Lord of the Blow
By Jesús Aguado
This is the first procession of Holy Week taking place on Wednesday, March 23. It leaves from the church of St. Raphael, adjacent to the parish church of St. Michael the Archangel, at 5pm.
This event was started around 1750 by Father Luis Felipe Neri de Alfaro, who at that time ordered the placement of quarry crosses in the existing church—one for each station from the Way of the Cross.
The religious images are taken in a silent procession from El Oratorio church to the church of St. Raphael at 4:30am. It goes through Pepe Llanos, Reloj, and Portal de Guadalupe. At each station a prayer is said by a priest from the Oratorio, who also gives a sermon. The procession is headed by a high cross and followed by little angels (girls dressed in white) carrying 1.5-meter-high angel sculptures. The angels carry in their hands insignias of the passion—crown of thorns, dice, and nails, and others. Behind them appear little girls carrying baskets and spreading mint, mastranto, and chamomile, while preparing the path for the Lord of the Blow.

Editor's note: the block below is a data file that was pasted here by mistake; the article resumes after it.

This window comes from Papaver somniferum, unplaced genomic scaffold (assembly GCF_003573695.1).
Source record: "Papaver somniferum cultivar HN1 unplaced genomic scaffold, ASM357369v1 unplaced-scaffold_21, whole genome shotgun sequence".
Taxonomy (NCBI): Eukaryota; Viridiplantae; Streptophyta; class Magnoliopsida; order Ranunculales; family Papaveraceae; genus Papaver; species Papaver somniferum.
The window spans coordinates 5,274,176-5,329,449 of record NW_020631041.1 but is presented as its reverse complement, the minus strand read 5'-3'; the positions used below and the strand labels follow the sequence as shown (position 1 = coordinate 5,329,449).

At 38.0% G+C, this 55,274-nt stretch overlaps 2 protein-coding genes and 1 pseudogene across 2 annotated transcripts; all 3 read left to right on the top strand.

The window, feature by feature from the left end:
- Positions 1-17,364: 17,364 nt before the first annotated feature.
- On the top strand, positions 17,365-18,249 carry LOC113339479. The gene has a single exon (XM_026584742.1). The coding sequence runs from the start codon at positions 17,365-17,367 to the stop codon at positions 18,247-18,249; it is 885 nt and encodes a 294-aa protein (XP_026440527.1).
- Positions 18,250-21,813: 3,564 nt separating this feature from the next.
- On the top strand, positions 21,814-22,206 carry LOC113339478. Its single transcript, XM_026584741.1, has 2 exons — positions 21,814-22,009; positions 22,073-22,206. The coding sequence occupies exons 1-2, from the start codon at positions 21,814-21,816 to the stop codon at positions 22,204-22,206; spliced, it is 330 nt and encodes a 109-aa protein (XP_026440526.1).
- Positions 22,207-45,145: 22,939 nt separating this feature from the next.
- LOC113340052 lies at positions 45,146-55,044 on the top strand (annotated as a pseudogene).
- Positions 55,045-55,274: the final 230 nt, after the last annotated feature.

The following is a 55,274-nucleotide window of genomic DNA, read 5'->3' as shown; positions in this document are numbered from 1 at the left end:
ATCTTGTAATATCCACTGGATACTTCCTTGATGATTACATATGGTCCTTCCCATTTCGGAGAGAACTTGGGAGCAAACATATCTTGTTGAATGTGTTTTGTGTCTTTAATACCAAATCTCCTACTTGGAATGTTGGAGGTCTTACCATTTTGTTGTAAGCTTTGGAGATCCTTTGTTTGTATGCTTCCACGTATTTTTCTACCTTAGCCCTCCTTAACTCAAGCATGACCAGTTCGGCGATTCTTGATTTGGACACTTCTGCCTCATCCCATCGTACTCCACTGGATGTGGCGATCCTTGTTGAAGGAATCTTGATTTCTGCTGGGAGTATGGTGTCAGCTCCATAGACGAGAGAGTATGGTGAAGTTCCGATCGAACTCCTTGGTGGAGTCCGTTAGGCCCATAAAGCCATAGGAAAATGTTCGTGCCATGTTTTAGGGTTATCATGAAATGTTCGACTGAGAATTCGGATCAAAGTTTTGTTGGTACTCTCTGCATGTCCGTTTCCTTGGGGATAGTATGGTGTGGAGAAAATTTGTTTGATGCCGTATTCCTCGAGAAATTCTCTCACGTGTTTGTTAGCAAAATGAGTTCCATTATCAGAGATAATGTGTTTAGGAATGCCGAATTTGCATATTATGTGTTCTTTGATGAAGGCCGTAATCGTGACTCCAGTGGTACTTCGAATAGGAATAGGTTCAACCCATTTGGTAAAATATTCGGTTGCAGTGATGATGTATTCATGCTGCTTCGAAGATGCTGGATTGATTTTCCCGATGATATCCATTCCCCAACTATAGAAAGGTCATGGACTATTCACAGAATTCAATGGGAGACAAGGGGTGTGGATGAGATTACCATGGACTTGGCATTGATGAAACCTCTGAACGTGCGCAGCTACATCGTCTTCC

The sculpture of Señor del Golpe (Lord of the Blow) is called that due to the wound on his left cheek. The image is dressed in a purple tunic with gold accents. Our Lord of the Blow is borne on a platform adorned with natural flowers and carried by 12 men.
The Christ, as in other processions, is followed by the Virgin of Sorrows with a sword piercing her heart. The Virgin is followed by St. Joseph of Arimathea and Mary Magdalene. The procession goes through calles Correo, Corregidora, San Francisco, Juárez, Mesones, and Núñez towards calle Calvario—the upper area on calle San Francisco. There, Catholics turn around and go through San Francisco, Juárez, and Pepe Llanos to end up at el Oratorio